Every so often, a piece of theatre comes around that reshapes the limits of what theatre can be. That piece might place a character at the center of its story who has rarely seen the spotlight, allowing them to blink in its brightness and revel in being able to tell their tale. Or perhaps that piece might break down everything you thought you knew about the confines of the stage — the confines of life itself, even — by shaking up once-dependable forces of nature that now give way to chaos. If you’re lucky, you might even see a couple of these revolutionary plays in a single evening.
Such was the case with New Voices/New Visions Part Two, an extraordinary duo of plays presented from Nov. 29 to Dec. 3 in the Studio Theatre. Featuring the original work “Conform” by alum Joseph McNaney ’17 and the classic absurdist piece “The Bald Soprano” by Eugène Ionesco, this run of shows was certainly not one to forget.
First came “Conform,” the profoundly comedic tale of Sam, a 14-year-old high school student with Tourette’s syndrome. Placed on a set consisting of only a large desk on the right, a kitchen table on the left, and a backdrop made up of five pastel-painted panels periodically lit with different primary colors, the Studio Theatre became the perfect playground for Sam’s fantasies, full of heroes, villains, and mystical queens. Not all of Sam’s life is so whimsical, however — after being restrained by his principal and instinctively punching her in the face, he becomes entrenched in a battle between his mother and the administration, one that ultimately threatens to place him in a special education school. Camille Seidel ’18, who plays Sam’s dedicated mother Liz, recalls the various ways in which the play, like Sam’s life, is balanced between two extremes.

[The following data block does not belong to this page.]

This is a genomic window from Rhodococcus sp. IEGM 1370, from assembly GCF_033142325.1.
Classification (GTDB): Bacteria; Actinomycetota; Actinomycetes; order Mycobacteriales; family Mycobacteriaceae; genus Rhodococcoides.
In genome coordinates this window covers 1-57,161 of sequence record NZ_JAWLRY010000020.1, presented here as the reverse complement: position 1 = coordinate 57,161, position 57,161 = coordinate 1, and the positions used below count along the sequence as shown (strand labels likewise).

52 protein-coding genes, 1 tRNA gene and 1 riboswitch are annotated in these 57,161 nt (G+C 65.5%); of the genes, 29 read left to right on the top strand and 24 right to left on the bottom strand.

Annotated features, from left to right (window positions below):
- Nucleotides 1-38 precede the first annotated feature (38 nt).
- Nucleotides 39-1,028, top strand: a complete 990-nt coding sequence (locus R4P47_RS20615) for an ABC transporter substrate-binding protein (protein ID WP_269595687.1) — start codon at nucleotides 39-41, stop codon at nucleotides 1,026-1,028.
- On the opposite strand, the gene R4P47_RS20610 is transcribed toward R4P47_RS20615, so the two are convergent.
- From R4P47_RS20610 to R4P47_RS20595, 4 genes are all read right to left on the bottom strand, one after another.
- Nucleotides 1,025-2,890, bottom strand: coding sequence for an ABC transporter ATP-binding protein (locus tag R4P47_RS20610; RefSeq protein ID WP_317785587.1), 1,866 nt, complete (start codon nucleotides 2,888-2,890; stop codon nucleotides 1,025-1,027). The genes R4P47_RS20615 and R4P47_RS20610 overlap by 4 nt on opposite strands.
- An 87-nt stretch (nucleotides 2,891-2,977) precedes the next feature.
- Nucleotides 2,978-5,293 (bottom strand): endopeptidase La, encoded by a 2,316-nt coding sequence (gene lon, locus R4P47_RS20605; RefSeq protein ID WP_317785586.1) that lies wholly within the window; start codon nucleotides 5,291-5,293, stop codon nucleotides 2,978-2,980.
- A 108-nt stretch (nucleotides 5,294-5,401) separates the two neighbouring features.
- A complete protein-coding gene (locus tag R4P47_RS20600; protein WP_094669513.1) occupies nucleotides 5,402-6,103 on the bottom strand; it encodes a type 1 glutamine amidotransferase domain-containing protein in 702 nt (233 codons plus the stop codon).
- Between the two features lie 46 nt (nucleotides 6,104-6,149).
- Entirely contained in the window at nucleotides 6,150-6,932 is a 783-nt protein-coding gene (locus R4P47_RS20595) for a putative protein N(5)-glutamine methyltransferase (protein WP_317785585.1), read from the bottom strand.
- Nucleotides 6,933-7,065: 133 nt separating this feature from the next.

“The play is sort of a mix between harsh reality and the worlds that Sam creates in his head to deal with that harsh reality in which he is a superhero named Dumb-Pussy-Ass-Fag-Man,” said Seidel. “It’s a funny show and it’s a comedy, but it’s definitely playing with a really serious issue which is, I think, what makes the funny parts funnier.”
There have been mixed reactions to the profanity and slurs utilized in this play — even its director, Irene Martinko ’18, was initially hesitant towards their use.
“When I first read the script, I was definitely impressed with the writing, but I was also super nervous,” Martinko said. “The show is full of harsh language and addresses some difficult conversations in a very straightforward way and I wasn’t sure if I was qualified to take on the project. I basically had to do months of research and brainstorming so that I could really understand the show, and after that, I completely fell in love with the script.”
I, too, was unsure about how these words could be used responsibly, but as I watched the show, I began to comprehend why they might have been included. The profanity is not condoned for use by an authority figure, but is tossed around in a deliberately immature fashion by the four 14-year-old male characters as if to underline their casual cruelty and pure nonchalance towards the true meaning behind their speech. We’ve all known these boys in high school, and these characters add an almost-too-real sense of groundedness to a piece that frequently blurs the line between fantasy and reality.